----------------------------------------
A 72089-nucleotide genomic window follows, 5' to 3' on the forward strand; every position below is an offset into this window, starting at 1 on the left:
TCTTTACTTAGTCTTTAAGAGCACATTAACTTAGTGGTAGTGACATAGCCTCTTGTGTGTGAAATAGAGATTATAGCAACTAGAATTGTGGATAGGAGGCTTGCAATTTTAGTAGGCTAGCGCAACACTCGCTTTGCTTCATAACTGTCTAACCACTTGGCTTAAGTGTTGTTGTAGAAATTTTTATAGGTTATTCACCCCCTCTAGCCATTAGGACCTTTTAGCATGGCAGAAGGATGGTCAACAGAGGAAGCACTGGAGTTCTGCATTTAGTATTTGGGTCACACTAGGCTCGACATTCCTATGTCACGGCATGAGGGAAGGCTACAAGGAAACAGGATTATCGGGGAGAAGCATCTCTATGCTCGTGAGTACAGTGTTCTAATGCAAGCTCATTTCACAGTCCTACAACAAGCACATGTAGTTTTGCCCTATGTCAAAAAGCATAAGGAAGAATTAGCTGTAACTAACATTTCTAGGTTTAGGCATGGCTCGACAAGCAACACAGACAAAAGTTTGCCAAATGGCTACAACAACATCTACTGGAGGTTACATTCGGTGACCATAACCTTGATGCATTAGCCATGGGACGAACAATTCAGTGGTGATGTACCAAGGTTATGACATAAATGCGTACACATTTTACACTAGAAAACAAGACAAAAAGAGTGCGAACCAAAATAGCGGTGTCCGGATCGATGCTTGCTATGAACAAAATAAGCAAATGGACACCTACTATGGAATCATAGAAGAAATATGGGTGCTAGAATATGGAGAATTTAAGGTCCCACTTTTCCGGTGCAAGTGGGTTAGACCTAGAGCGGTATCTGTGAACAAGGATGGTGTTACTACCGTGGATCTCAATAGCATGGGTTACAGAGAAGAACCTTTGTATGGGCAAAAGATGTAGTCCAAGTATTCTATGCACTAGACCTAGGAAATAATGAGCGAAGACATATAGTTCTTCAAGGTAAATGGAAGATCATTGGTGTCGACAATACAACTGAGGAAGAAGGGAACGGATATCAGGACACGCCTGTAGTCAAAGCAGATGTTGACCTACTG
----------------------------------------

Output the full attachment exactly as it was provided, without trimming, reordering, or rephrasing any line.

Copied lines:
A 72089-nucleotide genomic window follows, 5' to 3' on the forward strand; every position below is an offset into this window, starting at 1 on the left:
TCTTTACTTAGTCTTTAAGAGCACATTAACTTAGTGGTAGTGACATAGCCTCTTGTGTGTGAAATAGAGATTATAGCAACTAGAATTGTGGATAGGAGGCTTGCAATTTTAGTAGGCTAGCGCAACACTCGCTTTGCTTCATAACTGTCTAACCACTTGGCTTAAGTGTTGTTGTAGAAATTTTTATAGGTTATTCACCCCCTCTAGCCATTAGGACCTTTTAGCATGGCAGAAGGATGGTCAACAGAGGAAGCACTGGAGTTCTGCATTTAGTATTTGGGTCACACTAGGCTCGACATTCCTATGTCACGGCATGAGGGAAGGCTACAAGGAAACAGGATTATCGGGGAGAAGCATCTCTATGCTCGTGAGTACAGTGTTCTAATGCAAGCTCATTTCACAGTCCTACAACAAGCACATGTAGTTTTGCCCTATGTCAAAAAGCATAAGGAAGAATTAGCTGTAACTAACATTTCTAGGTTTAGGCATGGCTCGACAAGCAACACAGACAAAAGTTTGCCAAATGGCTACAACAACATCTACTGGAGGTTACATTCGGTGACCATAACCTTGATGCATTAGCCATGGGACGAACAATTCAGTGGTGATGTACCAAGGTTATGACATAAATGCGTACACATTTTACACTAGAAAACAAGACAAAAAGAGTGCGAACCAAAATAGCGGTGTCCGGATCGATGCTTGCTATGAACAAAATAAGCAAATGGACACCTACTATGGAATCATAGAAGAAATATGGGTGCTAGAATATGGAGAATTTAAGGTCCCACTTTTCCGGTGCAAGTGGGTTAGACCTAGAGCGGTATCTGTGAACAAGGATGGTGTTACTACCGTGGATCTCAATAGCATGGGTTACAGAGAAGAACCTTTGTATGGGCAAAAGATGTAGTCCAAGTATTCTATGCACTAGACCTAGGAAATAATGAGCGAAGACATATAGTTCTTCAAGGTAAATGGAAGATCATTGGTGTCGACAATACAACTGAGGAAGAAGGGAACGGATATCAGGACACGCCTGTAGTCAAAGCAGATGTTGACCTACTG